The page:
In July of 2001, I and seven other members of Crosscreek joined with our Presbyterian friends to build a house in Piedras Negras, Mexico. It was not Crosscreek’s first mission trip, but it was our most ambitious. Most of us had never left the country before. None of us performed manual labor by occupation. There were genuine concerns about how we would cover the cost. And still we went. Through all the sweat and dust, the beauty of God’s Kingdom was on full display. It wasn’t the beauty of the cacti or the horned frogs. It wasn’t even the brand-new home we dedicated. The beauty that sticks with me still is the community that was built between individuals from different families, churches, and cultures through authentic, Christ-filled love.
It is only natural that missions would be one of the core values of our congregation. After all, Crosscreek began as a mission. Perhaps, then, it shouldn’t be surprising that we would go on to spend 10 years sending teams to Mexico, their number swelling from 8 to 22, or that the missional spirit would spread to other teams that would work in places like Arkansas, Haiti, and Slovakia. You can see reminders of some of those trips on the wall above the table that holds the coffee and donuts on Sunday mornings.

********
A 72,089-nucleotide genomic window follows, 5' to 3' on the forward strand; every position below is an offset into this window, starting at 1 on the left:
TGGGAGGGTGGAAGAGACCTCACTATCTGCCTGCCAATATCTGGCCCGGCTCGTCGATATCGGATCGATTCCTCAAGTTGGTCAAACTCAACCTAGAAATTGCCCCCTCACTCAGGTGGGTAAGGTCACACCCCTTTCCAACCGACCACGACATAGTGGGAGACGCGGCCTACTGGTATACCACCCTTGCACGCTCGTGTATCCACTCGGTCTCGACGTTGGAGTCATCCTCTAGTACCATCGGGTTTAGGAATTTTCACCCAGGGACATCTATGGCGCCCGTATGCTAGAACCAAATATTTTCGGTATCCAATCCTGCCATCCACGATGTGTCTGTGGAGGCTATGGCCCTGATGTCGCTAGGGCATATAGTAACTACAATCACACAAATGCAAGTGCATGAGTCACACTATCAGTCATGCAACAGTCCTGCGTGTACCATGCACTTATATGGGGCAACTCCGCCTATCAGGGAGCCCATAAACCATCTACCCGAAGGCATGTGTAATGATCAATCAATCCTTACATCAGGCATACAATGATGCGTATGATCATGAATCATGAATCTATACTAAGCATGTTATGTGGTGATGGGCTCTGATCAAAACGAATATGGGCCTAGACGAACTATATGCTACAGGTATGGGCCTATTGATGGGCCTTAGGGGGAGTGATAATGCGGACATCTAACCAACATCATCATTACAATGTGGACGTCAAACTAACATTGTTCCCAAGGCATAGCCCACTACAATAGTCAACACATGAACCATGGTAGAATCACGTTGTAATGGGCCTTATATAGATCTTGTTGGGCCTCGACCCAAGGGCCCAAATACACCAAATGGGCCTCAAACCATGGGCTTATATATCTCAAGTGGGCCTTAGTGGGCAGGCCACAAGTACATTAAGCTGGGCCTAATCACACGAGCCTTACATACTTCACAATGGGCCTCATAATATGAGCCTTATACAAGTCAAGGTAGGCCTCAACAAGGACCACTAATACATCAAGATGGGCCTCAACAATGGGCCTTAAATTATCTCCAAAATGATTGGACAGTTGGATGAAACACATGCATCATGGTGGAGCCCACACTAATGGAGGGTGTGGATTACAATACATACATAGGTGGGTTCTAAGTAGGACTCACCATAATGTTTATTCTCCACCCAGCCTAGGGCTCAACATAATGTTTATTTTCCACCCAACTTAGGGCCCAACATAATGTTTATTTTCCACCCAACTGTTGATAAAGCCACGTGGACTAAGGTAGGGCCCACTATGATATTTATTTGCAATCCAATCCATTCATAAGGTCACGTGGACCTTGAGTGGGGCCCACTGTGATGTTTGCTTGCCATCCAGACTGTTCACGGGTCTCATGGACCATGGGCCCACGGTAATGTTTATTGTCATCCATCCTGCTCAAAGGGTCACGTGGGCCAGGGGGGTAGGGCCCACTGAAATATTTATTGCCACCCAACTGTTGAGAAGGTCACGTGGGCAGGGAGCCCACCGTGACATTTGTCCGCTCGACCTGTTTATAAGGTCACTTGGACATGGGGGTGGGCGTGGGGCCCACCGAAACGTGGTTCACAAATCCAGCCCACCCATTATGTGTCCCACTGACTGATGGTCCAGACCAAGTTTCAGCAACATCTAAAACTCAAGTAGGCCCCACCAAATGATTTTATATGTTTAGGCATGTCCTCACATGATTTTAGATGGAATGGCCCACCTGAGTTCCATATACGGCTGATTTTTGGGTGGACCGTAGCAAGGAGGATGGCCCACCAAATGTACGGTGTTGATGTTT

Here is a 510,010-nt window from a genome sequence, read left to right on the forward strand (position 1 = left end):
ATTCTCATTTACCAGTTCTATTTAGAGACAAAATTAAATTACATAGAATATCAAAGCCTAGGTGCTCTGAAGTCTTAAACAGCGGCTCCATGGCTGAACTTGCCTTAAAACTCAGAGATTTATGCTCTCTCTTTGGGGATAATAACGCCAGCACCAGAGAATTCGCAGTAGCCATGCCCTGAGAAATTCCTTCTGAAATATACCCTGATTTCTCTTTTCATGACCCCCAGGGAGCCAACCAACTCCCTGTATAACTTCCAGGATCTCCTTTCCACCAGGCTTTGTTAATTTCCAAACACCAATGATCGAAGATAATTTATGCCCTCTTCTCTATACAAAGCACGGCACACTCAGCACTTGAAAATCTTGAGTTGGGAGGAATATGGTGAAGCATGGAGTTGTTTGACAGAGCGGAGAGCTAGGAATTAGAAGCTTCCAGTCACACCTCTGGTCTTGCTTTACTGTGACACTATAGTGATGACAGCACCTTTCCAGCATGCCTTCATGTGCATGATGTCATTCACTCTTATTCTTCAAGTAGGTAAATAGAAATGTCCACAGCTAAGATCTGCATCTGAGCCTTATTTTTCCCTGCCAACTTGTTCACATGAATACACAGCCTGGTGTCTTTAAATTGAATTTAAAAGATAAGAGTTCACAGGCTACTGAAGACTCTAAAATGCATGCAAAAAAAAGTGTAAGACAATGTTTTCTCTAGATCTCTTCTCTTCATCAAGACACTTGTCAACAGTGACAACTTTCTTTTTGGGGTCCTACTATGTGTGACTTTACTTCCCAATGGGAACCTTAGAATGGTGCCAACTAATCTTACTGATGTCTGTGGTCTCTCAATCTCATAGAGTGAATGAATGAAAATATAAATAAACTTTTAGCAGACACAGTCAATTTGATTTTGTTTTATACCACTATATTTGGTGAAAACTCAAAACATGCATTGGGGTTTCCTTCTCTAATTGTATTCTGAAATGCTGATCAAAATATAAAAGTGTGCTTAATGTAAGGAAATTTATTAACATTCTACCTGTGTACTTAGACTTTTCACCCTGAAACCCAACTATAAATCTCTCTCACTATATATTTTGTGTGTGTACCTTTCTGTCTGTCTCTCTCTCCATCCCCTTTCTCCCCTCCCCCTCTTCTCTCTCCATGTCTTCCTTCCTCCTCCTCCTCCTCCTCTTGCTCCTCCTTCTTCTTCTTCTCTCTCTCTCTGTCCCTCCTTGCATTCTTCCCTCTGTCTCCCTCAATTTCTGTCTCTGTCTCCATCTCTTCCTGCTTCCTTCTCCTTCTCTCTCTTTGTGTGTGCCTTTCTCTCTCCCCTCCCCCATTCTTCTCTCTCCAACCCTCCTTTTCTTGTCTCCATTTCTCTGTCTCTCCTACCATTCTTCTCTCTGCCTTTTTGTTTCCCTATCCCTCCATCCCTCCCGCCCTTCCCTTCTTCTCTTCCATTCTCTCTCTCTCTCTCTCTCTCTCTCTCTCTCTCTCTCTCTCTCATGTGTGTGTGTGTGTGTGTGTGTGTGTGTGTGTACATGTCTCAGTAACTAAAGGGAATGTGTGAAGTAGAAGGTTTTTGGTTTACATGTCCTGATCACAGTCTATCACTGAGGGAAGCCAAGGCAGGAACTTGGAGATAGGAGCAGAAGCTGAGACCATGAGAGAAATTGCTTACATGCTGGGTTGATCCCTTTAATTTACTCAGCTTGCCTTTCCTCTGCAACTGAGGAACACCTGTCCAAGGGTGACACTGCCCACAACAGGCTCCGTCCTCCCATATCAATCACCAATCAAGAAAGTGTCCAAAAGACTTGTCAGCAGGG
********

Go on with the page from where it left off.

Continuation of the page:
Every day is a chance to enact God’s love upon the world.
But Crosscreek’s commitment to missions isn’t limited to big trips to faraway places. We believe “Every day is a chance to enact God’s love upon the world.” It is why we’ve responded to hurricanes and tornadoes that have struck Louisiana, Mississippi, Florida, and Alabama, including right here in the Crosscreek neighborhood. It is why we partner with organizations like Shelby Emergency Assistance and Vineyard Family Services to meet the daily needs of our local community. It is why we send our children and youth to Passport Camps, so they can learn to see the world through missional eyes. And it is why a group of Crosscreek women formed Women on Mission to meet monthly and perform acts of service.
Even as we begin new work in Macon and Perry Counties this year, we can do more. First, we can do a better job of bringing the experience of the mission teams home to the congregation. We proclaim that “Our entire fellowship is shaped by our exposure to God’s presence in people who do not look, act, or think like us.” That is only true when we effectively tell those stories when we return. Second, we can do a better job of engaging the whole congregation in missions. That will require exploring a wider variety of mission trips and projects. Third, we can strive to better see and respond to the needs in our midst that we may “reflect God’s love outside our walls, in our daily interactions with those around us.”